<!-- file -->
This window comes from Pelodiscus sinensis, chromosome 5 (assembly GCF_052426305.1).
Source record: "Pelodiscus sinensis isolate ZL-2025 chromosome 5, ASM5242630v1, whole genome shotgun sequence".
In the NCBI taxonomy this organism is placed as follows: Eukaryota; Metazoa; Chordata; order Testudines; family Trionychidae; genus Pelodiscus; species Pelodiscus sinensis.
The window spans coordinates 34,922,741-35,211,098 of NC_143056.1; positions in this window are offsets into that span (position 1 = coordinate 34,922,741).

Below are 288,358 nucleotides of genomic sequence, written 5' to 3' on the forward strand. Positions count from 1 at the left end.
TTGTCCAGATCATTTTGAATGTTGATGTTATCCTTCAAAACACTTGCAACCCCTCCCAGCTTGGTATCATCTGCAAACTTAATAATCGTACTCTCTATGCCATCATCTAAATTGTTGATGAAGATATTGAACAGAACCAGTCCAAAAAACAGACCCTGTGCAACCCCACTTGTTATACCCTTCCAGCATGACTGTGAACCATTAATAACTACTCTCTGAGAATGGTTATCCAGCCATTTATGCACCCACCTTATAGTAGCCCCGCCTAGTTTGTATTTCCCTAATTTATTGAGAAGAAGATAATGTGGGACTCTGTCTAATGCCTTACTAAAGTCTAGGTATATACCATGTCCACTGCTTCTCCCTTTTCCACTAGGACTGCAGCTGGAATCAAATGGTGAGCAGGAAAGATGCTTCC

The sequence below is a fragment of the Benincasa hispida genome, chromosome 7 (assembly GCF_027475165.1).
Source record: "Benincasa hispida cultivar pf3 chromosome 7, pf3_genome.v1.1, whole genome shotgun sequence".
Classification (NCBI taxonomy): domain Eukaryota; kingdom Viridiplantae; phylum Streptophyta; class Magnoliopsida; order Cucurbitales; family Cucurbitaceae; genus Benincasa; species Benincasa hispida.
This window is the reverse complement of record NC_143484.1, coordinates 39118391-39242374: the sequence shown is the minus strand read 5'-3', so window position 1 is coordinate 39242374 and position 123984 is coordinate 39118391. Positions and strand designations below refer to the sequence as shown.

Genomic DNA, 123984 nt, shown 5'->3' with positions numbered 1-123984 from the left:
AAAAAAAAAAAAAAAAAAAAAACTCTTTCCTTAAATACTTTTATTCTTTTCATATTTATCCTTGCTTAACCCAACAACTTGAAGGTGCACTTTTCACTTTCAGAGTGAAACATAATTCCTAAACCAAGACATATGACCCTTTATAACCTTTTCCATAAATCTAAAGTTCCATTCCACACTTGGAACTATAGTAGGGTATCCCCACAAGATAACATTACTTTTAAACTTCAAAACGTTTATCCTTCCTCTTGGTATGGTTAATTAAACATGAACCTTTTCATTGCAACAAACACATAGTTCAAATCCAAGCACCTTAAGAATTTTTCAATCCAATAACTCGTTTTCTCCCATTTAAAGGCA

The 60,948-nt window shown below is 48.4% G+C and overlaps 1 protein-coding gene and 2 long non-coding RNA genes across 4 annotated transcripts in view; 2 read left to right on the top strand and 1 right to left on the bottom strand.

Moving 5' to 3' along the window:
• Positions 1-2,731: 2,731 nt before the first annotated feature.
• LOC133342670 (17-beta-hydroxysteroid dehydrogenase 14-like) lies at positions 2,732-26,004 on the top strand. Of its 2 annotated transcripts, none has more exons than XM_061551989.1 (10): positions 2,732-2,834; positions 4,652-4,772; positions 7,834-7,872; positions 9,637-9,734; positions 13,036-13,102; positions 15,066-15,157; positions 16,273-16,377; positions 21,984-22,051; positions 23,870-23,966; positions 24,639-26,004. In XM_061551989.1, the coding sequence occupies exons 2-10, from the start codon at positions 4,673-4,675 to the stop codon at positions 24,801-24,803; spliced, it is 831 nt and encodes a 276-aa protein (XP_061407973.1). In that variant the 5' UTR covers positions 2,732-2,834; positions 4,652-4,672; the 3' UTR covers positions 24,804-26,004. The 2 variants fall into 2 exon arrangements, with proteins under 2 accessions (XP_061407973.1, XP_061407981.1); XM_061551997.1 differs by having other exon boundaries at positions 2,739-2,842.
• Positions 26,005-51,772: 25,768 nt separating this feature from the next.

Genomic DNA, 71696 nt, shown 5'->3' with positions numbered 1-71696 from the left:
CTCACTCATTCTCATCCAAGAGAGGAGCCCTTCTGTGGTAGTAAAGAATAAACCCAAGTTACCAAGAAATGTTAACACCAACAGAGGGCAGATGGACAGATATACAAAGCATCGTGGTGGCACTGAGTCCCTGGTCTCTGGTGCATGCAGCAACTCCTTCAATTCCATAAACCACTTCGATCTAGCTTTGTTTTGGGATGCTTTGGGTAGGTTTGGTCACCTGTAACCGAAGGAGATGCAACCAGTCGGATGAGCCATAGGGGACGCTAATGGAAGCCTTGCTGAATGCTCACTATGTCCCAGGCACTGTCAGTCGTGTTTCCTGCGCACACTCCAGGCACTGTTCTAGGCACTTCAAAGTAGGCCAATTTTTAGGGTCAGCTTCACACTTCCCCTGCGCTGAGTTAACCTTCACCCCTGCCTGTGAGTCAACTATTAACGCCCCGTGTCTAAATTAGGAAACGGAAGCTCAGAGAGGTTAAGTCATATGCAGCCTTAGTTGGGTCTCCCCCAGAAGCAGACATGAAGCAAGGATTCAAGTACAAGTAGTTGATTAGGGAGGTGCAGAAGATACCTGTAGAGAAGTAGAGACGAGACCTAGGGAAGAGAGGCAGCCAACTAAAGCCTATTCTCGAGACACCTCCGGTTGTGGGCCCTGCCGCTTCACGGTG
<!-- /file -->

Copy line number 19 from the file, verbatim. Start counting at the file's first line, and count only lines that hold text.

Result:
CTCACTCATTCTCATCCAAGAGAGGAGCCCTTCTGTGGTAGTAAAGAATAAACCCAAGTTACCAAGAAATGTTAACACCAACAGAGGGCAGATGGACAGATATACAAAGCATCGTGGTGGCACTGAGTCCCTGGTCTCTGGTGCATGCAGCAACTCCTTCAATTCCATAAACCACTTCGATCTAGCTTTGTTTTGGGATGCTTTGGGTAGGTTTGGTCACCTGTAACCGAAGGAGATGCAACCAGTCGGATGAGCCATAGGGGACGCTAATGGAAGCCTTGCTGAATGCTCACTATGTCCCAGGCACTGTCAGTCGTGTTTCCTGCGCACACTCCAGGCACTGTTCTAGGCACTTCAAAGTAGGCCAATTTTTAGGGTCAGCTTCACACTTCCCCTGCGCTGAGTTAACCTTCACCCCTGCCTGTGAGTCAACTATTAACGCCCCGTGTCTAAATTAGGAAACGGAAGCTCAGAGAGGTTAAGTCATATGCAGCCTTAGTTGGGTCTCCCCCAGAAGCAGACATGAAGCAAGGATTCAAGTACAAGTAGTTGATTAGGGAGGTGCAGAAGATACCTGTAGAGAAGTAGAGACGAGACCTAGGGAAGAGAGGCAGCCAACTAAAGCCTATTCTCGAGACACCTCCGGTTGTGGGCCCTGCCGCTTCACGGTG